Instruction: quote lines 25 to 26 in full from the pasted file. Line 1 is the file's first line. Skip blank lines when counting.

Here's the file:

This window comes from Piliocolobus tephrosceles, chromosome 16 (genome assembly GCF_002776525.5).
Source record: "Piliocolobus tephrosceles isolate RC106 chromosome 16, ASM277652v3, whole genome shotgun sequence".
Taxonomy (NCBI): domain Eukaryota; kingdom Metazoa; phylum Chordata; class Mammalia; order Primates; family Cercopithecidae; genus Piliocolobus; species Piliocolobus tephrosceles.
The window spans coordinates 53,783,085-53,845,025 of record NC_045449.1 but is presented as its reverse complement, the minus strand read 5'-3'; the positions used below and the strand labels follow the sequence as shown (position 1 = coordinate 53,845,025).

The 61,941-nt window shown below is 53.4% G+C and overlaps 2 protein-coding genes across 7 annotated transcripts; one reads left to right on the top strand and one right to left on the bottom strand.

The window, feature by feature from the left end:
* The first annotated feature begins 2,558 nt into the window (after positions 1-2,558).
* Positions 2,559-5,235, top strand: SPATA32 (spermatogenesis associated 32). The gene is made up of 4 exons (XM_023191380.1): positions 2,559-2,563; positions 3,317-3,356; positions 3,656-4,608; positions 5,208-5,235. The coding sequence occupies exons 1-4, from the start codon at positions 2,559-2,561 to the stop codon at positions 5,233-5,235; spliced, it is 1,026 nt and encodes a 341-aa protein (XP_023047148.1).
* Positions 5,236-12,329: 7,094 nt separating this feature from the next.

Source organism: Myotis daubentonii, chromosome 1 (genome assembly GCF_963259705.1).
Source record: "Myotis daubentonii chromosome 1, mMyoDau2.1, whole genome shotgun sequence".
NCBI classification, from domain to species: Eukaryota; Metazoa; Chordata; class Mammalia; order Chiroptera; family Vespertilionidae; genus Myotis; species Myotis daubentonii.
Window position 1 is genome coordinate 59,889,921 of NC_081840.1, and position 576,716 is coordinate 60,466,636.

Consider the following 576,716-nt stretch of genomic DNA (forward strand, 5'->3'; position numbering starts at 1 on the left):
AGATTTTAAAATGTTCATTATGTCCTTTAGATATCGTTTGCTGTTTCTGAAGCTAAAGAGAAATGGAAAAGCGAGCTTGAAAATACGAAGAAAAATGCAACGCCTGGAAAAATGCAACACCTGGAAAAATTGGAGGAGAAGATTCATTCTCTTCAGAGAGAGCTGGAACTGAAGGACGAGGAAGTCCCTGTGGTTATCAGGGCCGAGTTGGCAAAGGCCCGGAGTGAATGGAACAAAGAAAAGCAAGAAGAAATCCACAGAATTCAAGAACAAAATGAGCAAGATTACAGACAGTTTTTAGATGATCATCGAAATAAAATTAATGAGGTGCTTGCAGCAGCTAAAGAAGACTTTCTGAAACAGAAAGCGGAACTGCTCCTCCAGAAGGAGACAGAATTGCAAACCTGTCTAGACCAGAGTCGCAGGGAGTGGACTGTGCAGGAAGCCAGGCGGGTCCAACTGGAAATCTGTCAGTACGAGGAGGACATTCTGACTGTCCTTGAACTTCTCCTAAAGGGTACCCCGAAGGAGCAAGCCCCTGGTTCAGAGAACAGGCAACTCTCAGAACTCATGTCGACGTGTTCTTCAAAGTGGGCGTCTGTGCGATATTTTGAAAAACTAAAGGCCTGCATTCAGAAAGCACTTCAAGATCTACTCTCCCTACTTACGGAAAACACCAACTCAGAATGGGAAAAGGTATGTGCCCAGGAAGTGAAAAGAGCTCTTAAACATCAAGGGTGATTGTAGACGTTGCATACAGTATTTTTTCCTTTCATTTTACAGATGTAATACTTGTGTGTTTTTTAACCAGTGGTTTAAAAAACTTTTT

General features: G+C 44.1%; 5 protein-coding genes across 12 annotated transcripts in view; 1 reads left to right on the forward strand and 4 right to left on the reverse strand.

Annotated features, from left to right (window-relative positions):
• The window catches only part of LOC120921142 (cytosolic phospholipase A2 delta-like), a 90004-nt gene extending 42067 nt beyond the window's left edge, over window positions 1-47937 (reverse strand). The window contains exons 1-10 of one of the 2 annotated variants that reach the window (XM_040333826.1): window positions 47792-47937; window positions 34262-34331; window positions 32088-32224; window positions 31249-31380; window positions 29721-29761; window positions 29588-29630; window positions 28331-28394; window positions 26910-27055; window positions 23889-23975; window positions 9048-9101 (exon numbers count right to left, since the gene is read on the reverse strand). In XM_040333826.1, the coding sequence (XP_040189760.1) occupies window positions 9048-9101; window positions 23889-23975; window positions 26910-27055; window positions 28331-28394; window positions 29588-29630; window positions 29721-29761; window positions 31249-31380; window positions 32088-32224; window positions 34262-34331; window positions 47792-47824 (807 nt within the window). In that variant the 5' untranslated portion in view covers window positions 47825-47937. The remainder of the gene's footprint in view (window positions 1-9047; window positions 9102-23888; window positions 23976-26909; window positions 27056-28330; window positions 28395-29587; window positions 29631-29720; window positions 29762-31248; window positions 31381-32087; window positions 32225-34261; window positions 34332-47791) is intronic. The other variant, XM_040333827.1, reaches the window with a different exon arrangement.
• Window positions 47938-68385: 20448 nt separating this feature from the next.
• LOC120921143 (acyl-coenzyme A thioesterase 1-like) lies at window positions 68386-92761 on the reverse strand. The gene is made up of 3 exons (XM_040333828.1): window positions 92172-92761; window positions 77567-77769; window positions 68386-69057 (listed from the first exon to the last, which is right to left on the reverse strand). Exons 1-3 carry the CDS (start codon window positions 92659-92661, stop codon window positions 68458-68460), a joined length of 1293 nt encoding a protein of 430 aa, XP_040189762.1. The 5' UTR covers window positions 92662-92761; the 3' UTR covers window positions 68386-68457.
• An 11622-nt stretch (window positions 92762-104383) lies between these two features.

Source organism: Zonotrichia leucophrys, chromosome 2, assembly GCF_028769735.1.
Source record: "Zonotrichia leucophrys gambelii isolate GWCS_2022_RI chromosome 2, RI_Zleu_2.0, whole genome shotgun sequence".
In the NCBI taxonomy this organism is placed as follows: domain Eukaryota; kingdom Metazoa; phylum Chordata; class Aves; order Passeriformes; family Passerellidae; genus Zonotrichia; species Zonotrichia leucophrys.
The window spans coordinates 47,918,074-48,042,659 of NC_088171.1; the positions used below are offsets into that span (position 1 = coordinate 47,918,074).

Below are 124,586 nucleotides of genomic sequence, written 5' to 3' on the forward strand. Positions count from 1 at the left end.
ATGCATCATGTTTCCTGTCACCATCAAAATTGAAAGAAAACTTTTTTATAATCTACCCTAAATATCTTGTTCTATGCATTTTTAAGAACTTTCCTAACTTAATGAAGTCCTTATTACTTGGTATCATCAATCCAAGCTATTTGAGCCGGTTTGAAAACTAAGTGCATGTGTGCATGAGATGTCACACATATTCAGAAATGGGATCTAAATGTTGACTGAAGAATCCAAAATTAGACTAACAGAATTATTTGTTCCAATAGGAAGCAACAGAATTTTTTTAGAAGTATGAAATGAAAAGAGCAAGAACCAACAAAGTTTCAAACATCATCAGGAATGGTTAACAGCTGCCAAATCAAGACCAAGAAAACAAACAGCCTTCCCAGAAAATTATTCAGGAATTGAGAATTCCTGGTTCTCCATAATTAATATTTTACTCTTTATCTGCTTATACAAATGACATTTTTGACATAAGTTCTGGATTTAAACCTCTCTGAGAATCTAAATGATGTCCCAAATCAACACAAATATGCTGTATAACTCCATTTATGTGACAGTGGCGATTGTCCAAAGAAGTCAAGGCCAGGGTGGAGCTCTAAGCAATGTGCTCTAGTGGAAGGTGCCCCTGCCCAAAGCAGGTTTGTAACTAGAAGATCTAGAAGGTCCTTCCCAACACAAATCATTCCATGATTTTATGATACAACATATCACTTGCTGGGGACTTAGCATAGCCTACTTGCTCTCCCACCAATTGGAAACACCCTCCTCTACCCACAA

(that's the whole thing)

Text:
The window spans coordinates 47,918,074-48,042,659 of NC_088171.1; the positions used below are offsets into that span (position 1 = coordinate 47,918,074).

Below are 124,586 nucleotides of genomic sequence, written 5' to 3' on the forward strand. Positions count from 1 at the left end.